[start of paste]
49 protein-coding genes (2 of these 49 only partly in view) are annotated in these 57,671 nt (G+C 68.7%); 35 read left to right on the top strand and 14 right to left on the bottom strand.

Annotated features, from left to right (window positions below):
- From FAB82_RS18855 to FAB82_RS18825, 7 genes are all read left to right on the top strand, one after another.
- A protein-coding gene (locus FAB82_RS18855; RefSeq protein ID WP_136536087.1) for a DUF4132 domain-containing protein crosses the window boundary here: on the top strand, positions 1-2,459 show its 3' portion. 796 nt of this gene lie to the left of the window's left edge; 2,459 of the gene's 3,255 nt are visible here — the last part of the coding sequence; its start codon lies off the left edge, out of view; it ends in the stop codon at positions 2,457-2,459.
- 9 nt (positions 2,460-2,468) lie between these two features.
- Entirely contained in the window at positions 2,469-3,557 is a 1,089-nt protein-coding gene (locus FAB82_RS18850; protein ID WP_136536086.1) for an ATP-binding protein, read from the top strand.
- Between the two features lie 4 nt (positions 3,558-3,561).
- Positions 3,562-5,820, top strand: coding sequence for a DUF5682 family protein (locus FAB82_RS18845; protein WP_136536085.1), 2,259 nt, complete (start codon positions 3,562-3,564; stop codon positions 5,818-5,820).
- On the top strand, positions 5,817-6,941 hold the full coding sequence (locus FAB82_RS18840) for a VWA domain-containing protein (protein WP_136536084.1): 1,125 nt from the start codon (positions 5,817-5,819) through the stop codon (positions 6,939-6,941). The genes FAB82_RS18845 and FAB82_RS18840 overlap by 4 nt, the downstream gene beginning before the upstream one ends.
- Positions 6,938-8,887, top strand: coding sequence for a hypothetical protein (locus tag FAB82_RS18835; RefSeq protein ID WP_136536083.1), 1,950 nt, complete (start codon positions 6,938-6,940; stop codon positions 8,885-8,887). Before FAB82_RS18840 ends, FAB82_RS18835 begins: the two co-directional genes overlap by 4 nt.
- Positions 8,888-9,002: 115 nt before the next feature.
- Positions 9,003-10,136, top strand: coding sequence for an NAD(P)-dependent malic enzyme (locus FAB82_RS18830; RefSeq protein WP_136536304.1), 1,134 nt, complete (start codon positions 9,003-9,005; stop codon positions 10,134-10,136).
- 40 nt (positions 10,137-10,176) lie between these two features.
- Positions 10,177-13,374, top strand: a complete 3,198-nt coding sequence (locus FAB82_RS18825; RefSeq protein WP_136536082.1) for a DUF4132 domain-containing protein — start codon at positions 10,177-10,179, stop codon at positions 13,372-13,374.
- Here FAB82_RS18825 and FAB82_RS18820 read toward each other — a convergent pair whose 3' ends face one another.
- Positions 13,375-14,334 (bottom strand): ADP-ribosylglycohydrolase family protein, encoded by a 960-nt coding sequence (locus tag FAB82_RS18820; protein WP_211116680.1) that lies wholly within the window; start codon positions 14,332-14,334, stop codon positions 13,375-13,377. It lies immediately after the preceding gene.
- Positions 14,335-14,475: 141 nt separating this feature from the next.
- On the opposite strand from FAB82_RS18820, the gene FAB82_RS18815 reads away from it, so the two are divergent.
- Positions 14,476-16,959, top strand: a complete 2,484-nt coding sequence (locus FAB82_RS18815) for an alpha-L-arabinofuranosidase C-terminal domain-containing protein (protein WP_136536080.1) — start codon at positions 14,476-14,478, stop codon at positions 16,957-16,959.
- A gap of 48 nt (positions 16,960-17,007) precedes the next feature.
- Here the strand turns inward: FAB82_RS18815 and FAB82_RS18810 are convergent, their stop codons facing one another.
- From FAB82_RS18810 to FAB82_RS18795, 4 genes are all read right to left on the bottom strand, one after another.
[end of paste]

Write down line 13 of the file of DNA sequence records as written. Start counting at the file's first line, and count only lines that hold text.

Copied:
- 40 nt (positions 10,137-10,176) lie between these two features.